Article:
Minneapolis City Council members voted Tuesday to deny a business license for Orchid Massage and Spa on grounds that it was a thinly veiled house of prostitution.

The owner, Julia Wang, denied that she allows sex acts to occur in her south Minneapolis business, and was in tears outside council chambers after the vote.

“I’m a citizen,” she said. “I have children to raise.”

City investigators told council members that Wang’s business was suspicious in several ways.

Neighbors complained that customers parked blocks away when they visited. Wang didn’t have employment records for a woman who was watching the business on the day of an inspection, and told inspectors she’d just met the woman that day.

When investigators visited in November, they noted a boarded-up front window, an “unwelcoming, unkempt” interior, a lot of food and cooking equipment and an unusual amount of clothing and other goods, leading them to conclude that employees used the business as a long-term residence, a sign of sex trafficking.

The internet footprint of the business is conspicuous. Wang advertised on BackPage.com, a website well-known for hawking commercial sex, and claimed to have “hot Asian masseuses” and free showers. The massage business has been reviewed on RubMaps, a website that bills itself as a place for customers to review massage parlors “where fantasy meets reality.”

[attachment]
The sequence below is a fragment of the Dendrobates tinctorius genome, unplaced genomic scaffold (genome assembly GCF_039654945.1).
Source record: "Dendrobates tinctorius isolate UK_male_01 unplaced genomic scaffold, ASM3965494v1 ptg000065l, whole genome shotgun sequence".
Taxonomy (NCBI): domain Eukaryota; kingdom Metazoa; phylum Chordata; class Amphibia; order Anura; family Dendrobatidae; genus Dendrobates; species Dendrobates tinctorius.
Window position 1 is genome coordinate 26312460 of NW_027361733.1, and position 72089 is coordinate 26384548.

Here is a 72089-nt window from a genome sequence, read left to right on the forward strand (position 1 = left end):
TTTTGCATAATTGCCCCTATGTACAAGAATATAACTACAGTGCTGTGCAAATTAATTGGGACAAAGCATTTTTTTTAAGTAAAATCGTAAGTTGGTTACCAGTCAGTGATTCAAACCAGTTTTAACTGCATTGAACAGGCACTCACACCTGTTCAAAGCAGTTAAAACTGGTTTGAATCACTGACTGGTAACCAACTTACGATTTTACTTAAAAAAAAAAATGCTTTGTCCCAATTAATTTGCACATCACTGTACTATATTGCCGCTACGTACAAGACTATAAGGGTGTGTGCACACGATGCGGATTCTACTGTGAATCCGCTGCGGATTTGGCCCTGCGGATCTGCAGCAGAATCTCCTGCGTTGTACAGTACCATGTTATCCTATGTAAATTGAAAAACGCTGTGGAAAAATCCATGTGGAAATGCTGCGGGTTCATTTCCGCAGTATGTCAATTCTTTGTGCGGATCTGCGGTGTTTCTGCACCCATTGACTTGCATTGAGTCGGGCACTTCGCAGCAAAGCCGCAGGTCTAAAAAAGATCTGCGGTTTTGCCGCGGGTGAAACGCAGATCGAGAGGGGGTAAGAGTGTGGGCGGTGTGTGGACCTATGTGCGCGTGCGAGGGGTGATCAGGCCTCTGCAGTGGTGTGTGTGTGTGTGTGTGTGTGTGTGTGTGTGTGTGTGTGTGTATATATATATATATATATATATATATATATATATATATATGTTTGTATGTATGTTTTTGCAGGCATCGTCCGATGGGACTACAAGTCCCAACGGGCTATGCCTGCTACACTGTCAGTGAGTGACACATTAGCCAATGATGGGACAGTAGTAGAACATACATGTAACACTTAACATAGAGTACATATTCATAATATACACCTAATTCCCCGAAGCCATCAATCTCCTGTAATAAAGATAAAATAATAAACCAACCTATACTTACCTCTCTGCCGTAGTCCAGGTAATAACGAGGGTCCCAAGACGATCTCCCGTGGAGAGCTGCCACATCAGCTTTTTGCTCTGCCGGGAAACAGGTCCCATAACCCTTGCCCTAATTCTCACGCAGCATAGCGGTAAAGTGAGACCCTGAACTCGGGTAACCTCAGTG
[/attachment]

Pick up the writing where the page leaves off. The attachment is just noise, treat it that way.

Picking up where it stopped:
But none of this is evidence of sex trafficking, Wang and her lawyers said Tuesday. Perhaps it wasn’t wise to leave the store in the charge of a woman she’d met that morning while she ran an errand, but that’s what Wang did, her lawyer Randall Tigue said, and it was not a violation of a city ordinance.

Wang said she keeps food there because she and her employees — all independent contractors — like to make a hot lunch each day.

Wang, who moved to the U.S. from China in 2003 and has since gained citizenship, bought the massage business in spring 2015. The storefront is near the corner of 50th Street and 34th Avenue South, in a neighborhood a few blocks west of Minnehaha Park.

In a key piece of evidence Tuesday, city staff said Wang admitted sex acts may have occurred at her business in the past. Wang, who listened to the hearing with the help of an interpreter, said her words have been twisted.

She can’t guarantee it has never happened, but she doesn’t tolerate it, she said.

“Not on my watch,” she said. “I’m trying my best not to have anything like that happen in my store.”

The Community Development and Regulatory Services Committee’s vote to deny Wang’s license was unanimous. One of her lawyers, Ryan Kaess, said if the full City Council decides to deny Wang’s business license, she will appeal the decision to the state Court of Appeals.

“There were never any sexual services in this place. None. Zilch,” Kaess said.